The "price" that Biden mentioned could be significant. Observers predict that Turkey should get ready for a rocky four years ahead. The incoming US administration will discuss reactivating the suspended heavy penalties imposed on Turkey's Halk Bank for alleged fraud and money laundering in the course of helping Iran to evade US sanctions to the tune of $20 billion. There are also unsettled divergent standpoints over the status of outlawed terrorist organisations in Syria. Turkey's maritime rights in the Mediterranean and other areas may deepen the gap between the two NATO allies.

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For Ankara, Syria might be the most important challenge in its relations with the Biden administration. The President-elect said during his election campaign that he prefers to keep US Special Forces alongside the Kurdish YPG elements that Turkey regards as an extension of the outlawed PKK terrorist group. Trump withdrew some of those troops in 2019, since when Turkish forces have cleared the border areas of all terrorist fighters.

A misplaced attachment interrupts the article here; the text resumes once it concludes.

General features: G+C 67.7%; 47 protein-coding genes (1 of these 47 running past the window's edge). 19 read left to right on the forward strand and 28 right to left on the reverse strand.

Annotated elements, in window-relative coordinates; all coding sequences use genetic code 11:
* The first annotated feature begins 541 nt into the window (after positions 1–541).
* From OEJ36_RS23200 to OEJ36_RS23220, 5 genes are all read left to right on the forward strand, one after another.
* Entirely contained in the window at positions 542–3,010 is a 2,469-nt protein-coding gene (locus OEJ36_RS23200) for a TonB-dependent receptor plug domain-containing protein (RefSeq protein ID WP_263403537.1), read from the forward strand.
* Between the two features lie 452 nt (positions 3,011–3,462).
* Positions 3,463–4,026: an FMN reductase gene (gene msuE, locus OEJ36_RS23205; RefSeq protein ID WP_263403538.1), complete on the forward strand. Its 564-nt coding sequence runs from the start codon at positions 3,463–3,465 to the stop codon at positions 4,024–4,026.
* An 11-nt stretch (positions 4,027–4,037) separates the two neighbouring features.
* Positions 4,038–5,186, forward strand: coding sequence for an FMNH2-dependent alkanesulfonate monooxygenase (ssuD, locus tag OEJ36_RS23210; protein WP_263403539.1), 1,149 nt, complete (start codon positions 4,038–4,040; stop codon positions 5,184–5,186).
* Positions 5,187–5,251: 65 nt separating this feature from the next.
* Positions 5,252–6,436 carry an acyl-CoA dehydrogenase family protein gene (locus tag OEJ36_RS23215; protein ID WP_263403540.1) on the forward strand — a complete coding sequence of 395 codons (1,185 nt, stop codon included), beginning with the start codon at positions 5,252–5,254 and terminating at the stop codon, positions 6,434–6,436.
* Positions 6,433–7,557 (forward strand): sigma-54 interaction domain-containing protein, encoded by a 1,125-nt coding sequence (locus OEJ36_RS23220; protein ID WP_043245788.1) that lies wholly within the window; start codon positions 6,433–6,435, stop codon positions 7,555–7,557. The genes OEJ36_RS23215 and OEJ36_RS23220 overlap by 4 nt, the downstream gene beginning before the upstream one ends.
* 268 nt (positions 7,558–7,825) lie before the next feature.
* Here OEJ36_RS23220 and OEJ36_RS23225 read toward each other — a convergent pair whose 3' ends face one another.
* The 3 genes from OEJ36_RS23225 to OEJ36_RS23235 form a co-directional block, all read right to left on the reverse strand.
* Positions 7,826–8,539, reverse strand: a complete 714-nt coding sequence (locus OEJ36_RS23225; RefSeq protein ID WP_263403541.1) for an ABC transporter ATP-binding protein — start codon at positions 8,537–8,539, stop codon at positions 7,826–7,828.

There is no magic solution to many contentious US-Turkey issues. President Erdogan and his party survived the Obama-Biden administration with its tumultuous incidents. Erdogan survived the coup attempt in 2016, managed to balance Obama's uncertain policy and hesitation in Syria, and then watched the lack of a genuine US Middle East policy in the aftermath of the Arab Spring revolutions. However, the magnitude of today's challenges is much greater, especially with the complicated domestic calculations to consider. The good economic news for the government is that Turkey enjoyed rapid growth between July and September as Ankara encouraged a lending spree that came at the cost of a plunge in value of the lira.

Erdogan is known as an election master and has three years to plan for the next one. His priority will be to focus on an overall reform in his party structures, alliances, public outreach, economic vision and foreign policy. In the meantime, his country must brace itself for the Biden era.

The views expressed in this article belong to the author and do not necessarily reflect the editorial policy of Middle East Monitor.